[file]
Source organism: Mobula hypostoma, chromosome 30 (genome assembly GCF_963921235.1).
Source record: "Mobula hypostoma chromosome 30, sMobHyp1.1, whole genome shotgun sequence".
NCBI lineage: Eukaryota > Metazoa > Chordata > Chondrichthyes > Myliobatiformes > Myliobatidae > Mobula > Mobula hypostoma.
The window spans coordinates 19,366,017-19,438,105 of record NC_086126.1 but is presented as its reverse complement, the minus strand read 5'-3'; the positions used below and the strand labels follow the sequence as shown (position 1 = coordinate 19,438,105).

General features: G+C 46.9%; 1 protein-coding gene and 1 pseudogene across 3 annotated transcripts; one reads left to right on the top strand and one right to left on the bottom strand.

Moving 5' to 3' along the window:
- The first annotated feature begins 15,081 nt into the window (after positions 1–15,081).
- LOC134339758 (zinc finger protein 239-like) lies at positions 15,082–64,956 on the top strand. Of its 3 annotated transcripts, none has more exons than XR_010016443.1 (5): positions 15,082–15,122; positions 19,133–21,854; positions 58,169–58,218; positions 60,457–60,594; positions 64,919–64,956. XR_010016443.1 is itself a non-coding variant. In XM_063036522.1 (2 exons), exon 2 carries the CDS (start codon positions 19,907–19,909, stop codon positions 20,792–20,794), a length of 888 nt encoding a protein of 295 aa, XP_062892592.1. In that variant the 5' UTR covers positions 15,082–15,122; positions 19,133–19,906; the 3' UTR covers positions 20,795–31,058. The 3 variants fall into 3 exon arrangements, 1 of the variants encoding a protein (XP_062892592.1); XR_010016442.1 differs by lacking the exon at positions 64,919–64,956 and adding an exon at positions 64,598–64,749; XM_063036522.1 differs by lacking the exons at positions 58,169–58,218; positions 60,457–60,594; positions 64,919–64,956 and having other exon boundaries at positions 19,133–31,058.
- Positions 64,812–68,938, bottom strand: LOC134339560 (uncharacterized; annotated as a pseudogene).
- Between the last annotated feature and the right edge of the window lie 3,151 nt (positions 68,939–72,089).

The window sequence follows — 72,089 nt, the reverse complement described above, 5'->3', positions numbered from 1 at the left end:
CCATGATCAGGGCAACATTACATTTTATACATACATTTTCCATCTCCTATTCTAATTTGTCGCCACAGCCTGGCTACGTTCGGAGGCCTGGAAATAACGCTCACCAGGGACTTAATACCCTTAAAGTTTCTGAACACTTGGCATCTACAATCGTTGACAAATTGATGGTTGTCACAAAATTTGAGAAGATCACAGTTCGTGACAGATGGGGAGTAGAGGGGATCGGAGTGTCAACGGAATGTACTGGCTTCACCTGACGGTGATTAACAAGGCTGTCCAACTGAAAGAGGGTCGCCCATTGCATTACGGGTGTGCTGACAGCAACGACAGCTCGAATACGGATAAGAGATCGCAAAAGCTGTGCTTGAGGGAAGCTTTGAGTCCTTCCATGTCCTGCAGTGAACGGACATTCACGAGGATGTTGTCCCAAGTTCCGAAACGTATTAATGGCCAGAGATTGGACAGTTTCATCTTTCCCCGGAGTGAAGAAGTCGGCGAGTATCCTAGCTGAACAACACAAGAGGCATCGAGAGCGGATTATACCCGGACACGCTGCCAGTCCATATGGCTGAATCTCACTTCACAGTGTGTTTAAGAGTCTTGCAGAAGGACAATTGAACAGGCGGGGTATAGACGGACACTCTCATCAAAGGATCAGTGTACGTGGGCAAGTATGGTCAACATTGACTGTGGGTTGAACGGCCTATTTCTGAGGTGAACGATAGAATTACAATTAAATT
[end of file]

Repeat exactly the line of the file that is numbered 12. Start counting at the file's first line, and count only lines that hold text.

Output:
CCATGATCAGGGCAACATTACATTTTATACATACATTTTCCATCTCCTATTCTAATTTGTCGCCACAGCCTGGCTACGTTCGGAGGCCTGGAAATAACGCTCACCAGGGACTTAATACCCTTAAAGTTTCTGAACACTTGGCATCTACAATCGTTGACAAATTGATGGTTGTCACAAAATTTGAGAAGATCACAGTTCGTGACAGATGGGGAGTAGAGGGGATCGGAGTGTCAACGGAATGTACTGGCTTCACCTGACGGTGATTAACAAGGCTGTCCAACTGAAAGAGGGTCGCCCATTGCATTACGGGTGTGCTGACAGCAACGACAGCTCGAATACGGATAAGAGATCGCAAAAGCTGTGCTTGAGGGAAGCTTTGAGTCCTTCCATGTCCTGCAGTGAACGGACATTCACGAGGATGTTGTCCCAAGTTCCGAAACGTATTAATGGCCAGAGATTGGACAGTTTCATCTTTCCCCGGAGTGAAGAAGTCGGCGAGTATCCTAGCTGAACAACACAAGAGGCATCGAGAGCGGATTATACCCGGACACGCTGCCAGTCCATATGGCTGAATCTCACTTCACAGTGTGTTTAAGAGTCTTGCAGAAGGACAATTGAACAGGCGGGGTATAGACGGACACTCTCATCAAAGGATCAGTGTACGTGGGCAAGTATGGTCAACATTGACTGTGGGTTGAACGGCCTATTTCTGAGGTGAACGATAGAATTACAATTAAATT